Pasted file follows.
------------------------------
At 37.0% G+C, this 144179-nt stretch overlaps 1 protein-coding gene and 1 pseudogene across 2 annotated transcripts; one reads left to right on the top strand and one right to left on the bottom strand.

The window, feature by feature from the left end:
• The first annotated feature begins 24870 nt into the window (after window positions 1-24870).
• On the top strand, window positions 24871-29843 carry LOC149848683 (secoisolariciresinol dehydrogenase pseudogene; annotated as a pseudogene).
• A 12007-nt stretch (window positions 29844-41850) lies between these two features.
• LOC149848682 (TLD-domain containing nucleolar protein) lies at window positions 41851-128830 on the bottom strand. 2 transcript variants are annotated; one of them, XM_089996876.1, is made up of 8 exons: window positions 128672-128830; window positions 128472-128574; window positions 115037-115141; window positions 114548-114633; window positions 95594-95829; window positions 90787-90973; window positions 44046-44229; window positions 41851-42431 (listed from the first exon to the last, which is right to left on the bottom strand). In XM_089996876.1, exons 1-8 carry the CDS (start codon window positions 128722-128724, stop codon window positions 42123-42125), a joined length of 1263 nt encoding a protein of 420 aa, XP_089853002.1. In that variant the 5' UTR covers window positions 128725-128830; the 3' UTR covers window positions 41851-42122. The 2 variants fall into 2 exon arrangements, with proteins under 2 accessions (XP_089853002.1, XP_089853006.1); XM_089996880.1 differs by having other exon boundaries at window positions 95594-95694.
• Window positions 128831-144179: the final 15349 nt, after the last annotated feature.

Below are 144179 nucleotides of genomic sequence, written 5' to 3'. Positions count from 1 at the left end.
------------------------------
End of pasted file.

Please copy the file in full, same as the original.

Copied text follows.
At 37.0% G+C, this 144179-nt stretch overlaps 1 protein-coding gene and 1 pseudogene across 2 annotated transcripts; one reads left to right on the top strand and one right to left on the bottom strand.

The window, feature by feature from the left end:
• The first annotated feature begins 24870 nt into the window (after window positions 1-24870).
• On the top strand, window positions 24871-29843 carry LOC149848683 (secoisolariciresinol dehydrogenase pseudogene; annotated as a pseudogene).
• A 12007-nt stretch (window positions 29844-41850) lies between these two features.
• LOC149848682 (TLD-domain containing nucleolar protein) lies at window positions 41851-128830 on the bottom strand. 2 transcript variants are annotated; one of them, XM_089996876.1, is made up of 8 exons: window positions 128672-128830; window positions 128472-128574; window positions 115037-115141; window positions 114548-114633; window positions 95594-95829; window positions 90787-90973; window positions 44046-44229; window positions 41851-42431 (listed from the first exon to the last, which is right to left on the bottom strand). In XM_089996876.1, exons 1-8 carry the CDS (start codon window positions 128722-128724, stop codon window positions 42123-42125), a joined length of 1263 nt encoding a protein of 420 aa, XP_089853002.1. In that variant the 5' UTR covers window positions 128725-128830; the 3' UTR covers window positions 41851-42122. The 2 variants fall into 2 exon arrangements, with proteins under 2 accessions (XP_089853002.1, XP_089853006.1); XM_089996880.1 differs by having other exon boundaries at window positions 95594-95694.
• Window positions 128831-144179: the final 15349 nt, after the last annotated feature.

Below are 144179 nucleotides of genomic sequence, written 5' to 3'. Positions count from 1 at the left end.